So, this is a bit of a first, since I haven’t done a review before, strictly speaking. But I’ve thought enough about this book that I figure I might as well write it all down.
The main thrust of David Owen’s Green Metropolis is a refutation of the anti-urban, back-to-the-land tendency found often in environmentalism. While I had hoped for him to go into more detail about how this tendency evolved, he nevertheless gives an adequate summary of its roots in the Industrial Revolution (when city life was truly dreadful). From there, he goes on, in great detail, to extol the environmental virtues of urban life- the denser, the better. In particular, he holds up his hometown of Manhattan as a template for the sustainable habitat of the future.
While this was definitely refreshing- I have gotten tired of environmental writers who have held up the rural as a paragon of sustainability, without actually being familiar with how unsustainable it can be (I imagine most of them harbor the illusion that farms are usually totally self-sufficient- which is rarely the case, even when many of the required goods and services are produced on-site), Owen’s argument ultimately seemed far too narrow. He was focused, almost obsessively, on automobile transport as the the cardinal environmental sin. Anything that makes traveling by car easier- HOV lanes, hybrid cars, rideshares- is described invariably as being an environmental catastrophe.
Part of this focus also comes from Owen’s concerns about peak oil, since that will make car transport vastly more expensive. While this is certainly true, as I’ve mentioned before, running out of fossil fuels shouldn’t be our number one priority right now. With that said, it is very refreshing to find a peak oil writer who isn’t unabashedly anti-urban, as many of them (somewhat inexplicably) tend to be.
Owen argues that we should live as densely as possible, in essence, so as to put as much as possible in walking distance, or, if that fails, on well-designed public transportation systems (but he really prefers walking if at all possible, since that has effectively no carbon footprint). However, I feel his intense focus on density sometimes leads him astray- he rails against solar panels, for example, as they are usually presented in terms of “rooftop solar”, powering individual, separate houses (which means that things won’t be in walking distance), and instead argues that it’s more efficient to rely on centralized power generation (which lends itself well to dense habitation). But this ignores the fact that, all told, transportation only makes up for about 30% of emissions anyway- emissions from electricity generation is far higher.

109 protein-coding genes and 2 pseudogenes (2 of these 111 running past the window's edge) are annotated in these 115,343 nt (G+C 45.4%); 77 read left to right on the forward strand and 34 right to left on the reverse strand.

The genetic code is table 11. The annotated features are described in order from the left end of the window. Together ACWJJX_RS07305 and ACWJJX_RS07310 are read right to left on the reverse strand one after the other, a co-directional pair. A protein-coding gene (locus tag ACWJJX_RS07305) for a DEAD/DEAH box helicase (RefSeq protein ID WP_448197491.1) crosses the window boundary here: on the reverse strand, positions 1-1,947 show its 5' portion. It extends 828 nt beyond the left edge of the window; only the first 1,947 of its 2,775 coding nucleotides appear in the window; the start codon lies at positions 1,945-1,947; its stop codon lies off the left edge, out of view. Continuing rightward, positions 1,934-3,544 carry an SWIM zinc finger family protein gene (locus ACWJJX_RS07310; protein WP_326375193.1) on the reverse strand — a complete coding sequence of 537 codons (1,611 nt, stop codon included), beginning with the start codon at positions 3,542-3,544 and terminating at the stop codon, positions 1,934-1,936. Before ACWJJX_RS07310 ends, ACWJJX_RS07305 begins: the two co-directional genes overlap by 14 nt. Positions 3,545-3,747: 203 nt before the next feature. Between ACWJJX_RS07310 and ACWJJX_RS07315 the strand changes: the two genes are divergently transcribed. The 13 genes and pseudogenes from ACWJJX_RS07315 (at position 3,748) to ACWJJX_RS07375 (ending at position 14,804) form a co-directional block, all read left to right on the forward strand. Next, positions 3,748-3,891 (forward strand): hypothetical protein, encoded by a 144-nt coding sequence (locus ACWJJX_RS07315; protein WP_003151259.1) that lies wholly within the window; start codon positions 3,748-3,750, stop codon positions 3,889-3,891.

On the other hand, this perspective does allow him to present an excellent critique of the LEED standard for buildings, as the overall sustainability of a structure needs to be taken in context of the human environment it is built in.
But, ultimately, the major flaw of this book is that Owen becomes so wrapped up in the efficiency and reduction of car travel that comes with dense living that he drifts into the territory of what Nathaniel Johnson of Grist has dubbed “unfeeling utilitarians“. His descriptions of city living- something which, ironically, he ultimately eschews, living instead in a suburb in Connecticut- come off as stark and impersonal, with as many people packed into an area as comfortable. Very little attention is paid to the things that actually make cities enjoyable to live in. One particular example that jumped out at me was when he described the in-built efficiencies of residential colleges, saying